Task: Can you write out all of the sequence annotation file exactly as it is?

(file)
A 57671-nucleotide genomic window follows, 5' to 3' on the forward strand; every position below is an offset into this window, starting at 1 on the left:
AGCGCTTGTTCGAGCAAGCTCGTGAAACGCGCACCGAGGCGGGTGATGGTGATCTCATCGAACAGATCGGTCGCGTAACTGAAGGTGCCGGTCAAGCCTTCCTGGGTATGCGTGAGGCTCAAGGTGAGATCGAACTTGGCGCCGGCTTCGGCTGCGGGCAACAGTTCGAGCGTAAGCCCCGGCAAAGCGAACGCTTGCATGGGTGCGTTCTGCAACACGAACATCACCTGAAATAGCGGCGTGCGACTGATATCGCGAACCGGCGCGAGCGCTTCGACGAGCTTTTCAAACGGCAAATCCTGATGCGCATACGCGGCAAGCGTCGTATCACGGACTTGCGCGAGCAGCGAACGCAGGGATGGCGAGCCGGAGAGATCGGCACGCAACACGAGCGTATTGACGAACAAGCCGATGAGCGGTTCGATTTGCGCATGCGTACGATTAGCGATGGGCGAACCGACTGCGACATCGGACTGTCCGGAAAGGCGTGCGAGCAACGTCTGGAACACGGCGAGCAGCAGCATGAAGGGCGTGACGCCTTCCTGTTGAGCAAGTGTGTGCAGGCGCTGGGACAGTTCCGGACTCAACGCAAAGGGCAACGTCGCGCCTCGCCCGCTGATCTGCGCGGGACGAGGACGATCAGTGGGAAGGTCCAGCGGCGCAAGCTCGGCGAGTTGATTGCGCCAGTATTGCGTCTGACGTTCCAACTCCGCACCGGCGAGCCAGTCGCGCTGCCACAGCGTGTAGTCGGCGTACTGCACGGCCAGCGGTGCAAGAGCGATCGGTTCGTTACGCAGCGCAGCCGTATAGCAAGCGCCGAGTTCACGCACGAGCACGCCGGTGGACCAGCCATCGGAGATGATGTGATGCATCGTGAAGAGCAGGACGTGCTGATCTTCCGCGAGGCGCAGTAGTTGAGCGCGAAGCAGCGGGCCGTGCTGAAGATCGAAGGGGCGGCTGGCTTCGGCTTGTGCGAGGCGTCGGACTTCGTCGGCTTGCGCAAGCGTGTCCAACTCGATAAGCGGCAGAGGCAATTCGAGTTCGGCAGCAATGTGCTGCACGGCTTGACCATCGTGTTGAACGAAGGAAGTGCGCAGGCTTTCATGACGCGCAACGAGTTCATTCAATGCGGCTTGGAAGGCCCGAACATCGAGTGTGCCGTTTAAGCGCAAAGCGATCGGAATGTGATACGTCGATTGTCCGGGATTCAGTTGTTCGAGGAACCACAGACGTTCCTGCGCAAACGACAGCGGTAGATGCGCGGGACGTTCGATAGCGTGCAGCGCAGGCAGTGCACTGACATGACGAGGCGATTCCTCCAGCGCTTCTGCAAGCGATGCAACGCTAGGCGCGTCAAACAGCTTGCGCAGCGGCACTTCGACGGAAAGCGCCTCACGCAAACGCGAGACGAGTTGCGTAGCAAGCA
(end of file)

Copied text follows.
A 57671-nucleotide genomic window follows, 5' to 3' on the forward strand; every position below is an offset into this window, starting at 1 on the left:
AGCGCTTGTTCGAGCAAGCTCGTGAAACGCGCACCGAGGCGGGTGATGGTGATCTCATCGAACAGATCGGTCGCGTAACTGAAGGTGCCGGTCAAGCCTTCCTGGGTATGCGTGAGGCTCAAGGTGAGATCGAACTTGGCGCCGGCTTCGGCTGCGGGCAACAGTTCGAGCGTAAGCCCCGGCAAAGCGAACGCTTGCATGGGTGCGTTCTGCAACACGAACATCACCTGAAATAGCGGCGTGCGACTGATATCGCGAACCGGCGCGAGCGCTTCGACGAGCTTTTCAAACGGCAAATCCTGATGCGCATACGCGGCAAGCGTCGTATCACGGACTTGCGCGAGCAGCGAACGCAGGGATGGCGAGCCGGAGAGATCGGCACGCAACACGAGCGTATTGACGAACAAGCCGATGAGCGGTTCGATTTGCGCATGCGTACGATTAGCGATGGGCGAACCGACTGCGACATCGGACTGTCCGGAAAGGCGTGCGAGCAACGTCTGGAACACGGCGAGCAGCAGCATGAAGGGCGTGACGCCTTCCTGTTGAGCAAGTGTGTGCAGGCGCTGGGACAGTTCCGGACTCAACGCAAAGGGCAACGTCGCGCCTCGCCCGCTGATCTGCGCGGGACGAGGACGATCAGTGGGAAGGTCCAGCGGCGCAAGCTCGGCGAGTTGATTGCGCCAGTATTGCGTCTGACGTTCCAACTCCGCACCGGCGAGCCAGTCGCGCTGCCACAGCGTGTAGTCGGCGTACTGCACGGCCAGCGGTGCAAGAGCGATCGGTTCGTTACGCAGCGCAGCCGTATAGCAAGCGCCGAGTTCACGCACGAGCACGCCGGTGGACCAGCCATCGGAGATGATGTGATGCATCGTGAAGAGCAGGACGTGCTGATCTTCCGCGAGGCGCAGTAGTTGAGCGCGAAGCAGCGGGCCGTGCTGAAGATCGAAGGGGCGGCTGGCTTCGGCTTGTGCGAGGCGTCGGACTTCGTCGGCTTGCGCAAGCGTGTCCAACTCGATAAGCGGCAGAGGCAATTCGAGTTCGGCAGCAATGTGCTGCACGGCTTGACCATCGTGTTGAACGAAGGAAGTGCGCAGGCTTTCATGACGCGCAACGAGTTCATTCAATGCGGCTTGGAAGGCCCGAACATCGAGTGTGCCGTTTAAGCGCAAAGCGATCGGAATGTGATACGTCGATTGTCCGGGATTCAGTTGTTCGAGGAACCACAGACGTTCCTGCGCAAACGACAGCGGTAGATGCGCGGGACGTTCGATAGCGTGCAGCGCAGGCAGTGCACTGACATGACGAGGCGATTCCTCCAGCGCTTCTGCAAGCGATGCAACGCTAGGCGCGTCAAACAGCTTGCGCAGCGGCACTTCGACGGAAAGCGCCTCACGCAAACGCGAGACGAGTTGCGTAGCAAGCA